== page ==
For many who are familiar with the term, ‘T-shaped skills’ has come to be seen as just more HR and recruitment jargon used to assess candidates in an impersonal way. However, it pays to put these preconceived ideas aside to examine more closely what this term means and how T-shaped professionals can contribute to a more effective team in a DevOps environment.
What is a T-shaped professional, and why does it matter?
Simply put, T-shaped skills is a metaphor used to describe the abilities a professional has. Their specialist area or expertise is depicted by the vertical bar of the T as this knowledge is deep. While the horizontal bar represents the knowledge the professional has of related areas. Contextual knowledge not only helps to give the professional a broader perspective but also gives them the ability to make connections between topics and skills. This ability is, as you can imagine, why it becomes interesting for a cross-contextual discipline such as DevOps.
So, in which ways are T-shaped skills so important in DevOps Teams? We can summarize it in 3 statements:
- DevOps and Digital Transformation
- There is no I-Shape in Team
- The T-Shape and Trust
Let’s take a look in more detail why these T-shaped skills add value to DevOps teams.
1. DevOps and Digital Transformation
As it stands, when you search Google for ‘T-shape’ and ‘DevOps’ you find over 1 million results. The volume of results aside, there still seems to be little emphasis on T-shaped skills when discussing DevOps teams or understanding why they are arguably even more critical to DevOps than other areas. This lack of emphasis could be because DevOps teams are by nature cross-functional, which means that key players in a DevOps team already need a higher level of awareness of the skills of those around them.
The reason that DevOps and Digital Transformation are so strongly connected is not just because the DevOps team’s way of working reflects the need to have one holistic and cohesive business. It is also not because during Digital Transformation silos should be broken down and traditional business mindsets left behind. The reason that DevOps and Digital Transformation make so much sense together is because the ability to self-steer should be organization-wide and not limited to DevOps teams:
‘DevOps helps organizations succeed with digital transformation by shifting the cultural mindset of the business, breaking down detrimental silos, and paving the way for continuous change and rapid experimentation…. This helps organizations “self-steer” toward better solutions to continually improve, says Matthew Skelton, head of consulting at Conflux and co-author of Team Topologies.‘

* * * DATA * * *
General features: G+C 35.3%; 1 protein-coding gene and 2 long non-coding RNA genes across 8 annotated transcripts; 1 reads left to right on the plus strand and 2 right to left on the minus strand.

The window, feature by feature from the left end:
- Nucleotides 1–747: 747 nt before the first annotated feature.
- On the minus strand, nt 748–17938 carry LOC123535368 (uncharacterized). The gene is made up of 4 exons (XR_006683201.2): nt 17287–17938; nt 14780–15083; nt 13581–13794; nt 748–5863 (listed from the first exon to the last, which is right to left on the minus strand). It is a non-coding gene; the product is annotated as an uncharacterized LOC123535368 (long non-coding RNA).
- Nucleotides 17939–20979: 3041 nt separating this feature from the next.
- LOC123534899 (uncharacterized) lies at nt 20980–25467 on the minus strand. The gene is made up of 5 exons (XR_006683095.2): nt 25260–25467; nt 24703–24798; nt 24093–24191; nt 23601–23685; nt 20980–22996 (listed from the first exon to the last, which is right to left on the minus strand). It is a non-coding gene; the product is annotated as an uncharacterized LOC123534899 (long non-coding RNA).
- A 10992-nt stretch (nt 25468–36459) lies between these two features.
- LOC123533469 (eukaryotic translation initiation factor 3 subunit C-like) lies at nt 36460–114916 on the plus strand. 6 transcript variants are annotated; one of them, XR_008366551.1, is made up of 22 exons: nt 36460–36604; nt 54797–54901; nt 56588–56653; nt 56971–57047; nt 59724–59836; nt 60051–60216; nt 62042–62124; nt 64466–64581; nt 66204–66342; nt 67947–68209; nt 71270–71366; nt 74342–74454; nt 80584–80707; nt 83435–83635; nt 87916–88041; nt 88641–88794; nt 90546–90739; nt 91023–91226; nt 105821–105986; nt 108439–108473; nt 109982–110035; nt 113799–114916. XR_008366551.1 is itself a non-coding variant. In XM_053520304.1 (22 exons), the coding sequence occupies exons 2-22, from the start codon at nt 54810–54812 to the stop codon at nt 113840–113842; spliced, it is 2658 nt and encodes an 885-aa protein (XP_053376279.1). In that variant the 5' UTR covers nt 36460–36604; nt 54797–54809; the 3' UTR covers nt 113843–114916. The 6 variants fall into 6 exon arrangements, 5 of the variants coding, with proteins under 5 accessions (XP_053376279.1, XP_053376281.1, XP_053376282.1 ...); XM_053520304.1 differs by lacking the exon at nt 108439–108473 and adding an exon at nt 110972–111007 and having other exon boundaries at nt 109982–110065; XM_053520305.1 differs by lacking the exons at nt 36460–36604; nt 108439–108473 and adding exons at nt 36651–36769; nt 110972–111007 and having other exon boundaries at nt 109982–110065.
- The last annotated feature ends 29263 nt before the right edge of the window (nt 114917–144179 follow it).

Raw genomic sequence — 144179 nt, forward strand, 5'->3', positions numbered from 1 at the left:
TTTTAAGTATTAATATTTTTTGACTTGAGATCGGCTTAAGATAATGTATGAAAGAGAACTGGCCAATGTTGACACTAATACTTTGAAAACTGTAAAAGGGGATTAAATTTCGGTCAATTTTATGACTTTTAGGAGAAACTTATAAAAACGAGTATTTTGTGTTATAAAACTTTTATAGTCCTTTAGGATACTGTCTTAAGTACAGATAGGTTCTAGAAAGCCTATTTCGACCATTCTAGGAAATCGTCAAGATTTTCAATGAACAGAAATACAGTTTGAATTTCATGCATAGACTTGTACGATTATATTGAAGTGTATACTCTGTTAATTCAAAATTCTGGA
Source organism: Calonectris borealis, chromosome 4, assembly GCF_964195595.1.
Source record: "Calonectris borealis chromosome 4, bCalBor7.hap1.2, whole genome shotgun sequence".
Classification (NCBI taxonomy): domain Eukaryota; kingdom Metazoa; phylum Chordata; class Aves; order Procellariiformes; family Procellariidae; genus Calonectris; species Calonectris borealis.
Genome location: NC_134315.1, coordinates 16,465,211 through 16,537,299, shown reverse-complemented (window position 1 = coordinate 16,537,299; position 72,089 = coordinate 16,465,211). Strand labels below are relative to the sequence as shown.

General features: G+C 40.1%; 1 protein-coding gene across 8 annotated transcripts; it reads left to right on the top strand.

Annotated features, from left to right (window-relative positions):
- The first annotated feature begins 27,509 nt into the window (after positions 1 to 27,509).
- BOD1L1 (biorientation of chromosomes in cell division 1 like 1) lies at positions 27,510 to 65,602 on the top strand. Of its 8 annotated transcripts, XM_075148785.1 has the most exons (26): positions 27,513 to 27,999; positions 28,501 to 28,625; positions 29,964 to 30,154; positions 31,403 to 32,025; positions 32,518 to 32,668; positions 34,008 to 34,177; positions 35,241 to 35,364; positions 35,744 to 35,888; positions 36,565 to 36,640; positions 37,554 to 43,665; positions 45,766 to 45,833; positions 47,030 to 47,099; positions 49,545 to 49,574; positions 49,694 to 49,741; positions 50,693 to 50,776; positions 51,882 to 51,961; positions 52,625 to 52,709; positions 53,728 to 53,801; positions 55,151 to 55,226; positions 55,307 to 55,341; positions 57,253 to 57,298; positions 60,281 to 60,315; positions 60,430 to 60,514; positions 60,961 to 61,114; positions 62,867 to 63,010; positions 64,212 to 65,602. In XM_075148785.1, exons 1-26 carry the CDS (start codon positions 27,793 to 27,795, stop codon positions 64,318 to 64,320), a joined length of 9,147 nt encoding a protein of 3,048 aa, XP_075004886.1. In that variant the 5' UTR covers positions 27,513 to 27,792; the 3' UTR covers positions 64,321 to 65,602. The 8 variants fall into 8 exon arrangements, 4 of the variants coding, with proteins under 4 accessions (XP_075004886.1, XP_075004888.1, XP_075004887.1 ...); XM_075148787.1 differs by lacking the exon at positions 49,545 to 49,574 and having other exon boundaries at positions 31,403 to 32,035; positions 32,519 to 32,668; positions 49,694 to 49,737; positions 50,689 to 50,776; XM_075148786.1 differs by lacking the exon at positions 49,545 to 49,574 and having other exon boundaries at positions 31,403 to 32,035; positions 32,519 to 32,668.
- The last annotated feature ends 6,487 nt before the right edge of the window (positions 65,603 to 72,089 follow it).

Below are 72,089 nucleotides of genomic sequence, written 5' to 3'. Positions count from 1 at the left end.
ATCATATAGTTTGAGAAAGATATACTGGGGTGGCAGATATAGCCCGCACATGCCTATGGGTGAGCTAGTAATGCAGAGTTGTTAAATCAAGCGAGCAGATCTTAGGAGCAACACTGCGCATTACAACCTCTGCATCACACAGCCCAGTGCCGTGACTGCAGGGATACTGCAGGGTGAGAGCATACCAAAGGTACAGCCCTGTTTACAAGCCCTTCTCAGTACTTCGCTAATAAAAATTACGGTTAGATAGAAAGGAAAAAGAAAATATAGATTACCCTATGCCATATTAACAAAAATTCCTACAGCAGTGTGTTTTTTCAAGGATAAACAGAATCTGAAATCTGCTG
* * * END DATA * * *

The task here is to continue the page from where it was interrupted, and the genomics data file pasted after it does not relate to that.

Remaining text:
DevOps teams work on end-to-end projects that span the entire organization, meaning DevOps professionals are aware, like no others, of the moving parts throughout the chain. As a T-shaped individual, it becomes easier to understand and work with all of these parts as you already have the mindset of someone who can look further than their own area of expertise.
2. There is no I-Shape in Team
The problem of the I-shaped professional comes into sharp focus when you examine how a team functions when it consists only of specialists. A team only composed of single-minded I-shaped individuals who cannot relate to their colleagues’ knowledge creates a situation where working together becomes nearly impossible. Such a team also results in having to rely on one person for input on a specific topic and their personal opinion of how to move forward. As soon as you have more than one person who is qualified to give an opinion, the result becomes more balanced. Team members who have multiple skill sets are also more creative and able to think outside of the box:
‘Now imagine instead of having a few ‘go-to’ team members, you’ve developed your whole team into T-shaped engineers. Engineers who can use a multitude of skills and technologies to solve a problem, and aren’t constrained by the idea of “this is what I know, therefore this how I’ll solve it”.’
By putting together a team of professionals with unique backgrounds, different areas of expertise, and broader skills, you end up with a team where ‘every team member can take responsibility for all aspects of a team’s mission (10 ways to build highly effective DevOps teams)’. This strengthens teams by making sure that at any stage of a project, team members can take on different tasks depending on the demand for a particular skill. It also has several practical advantages: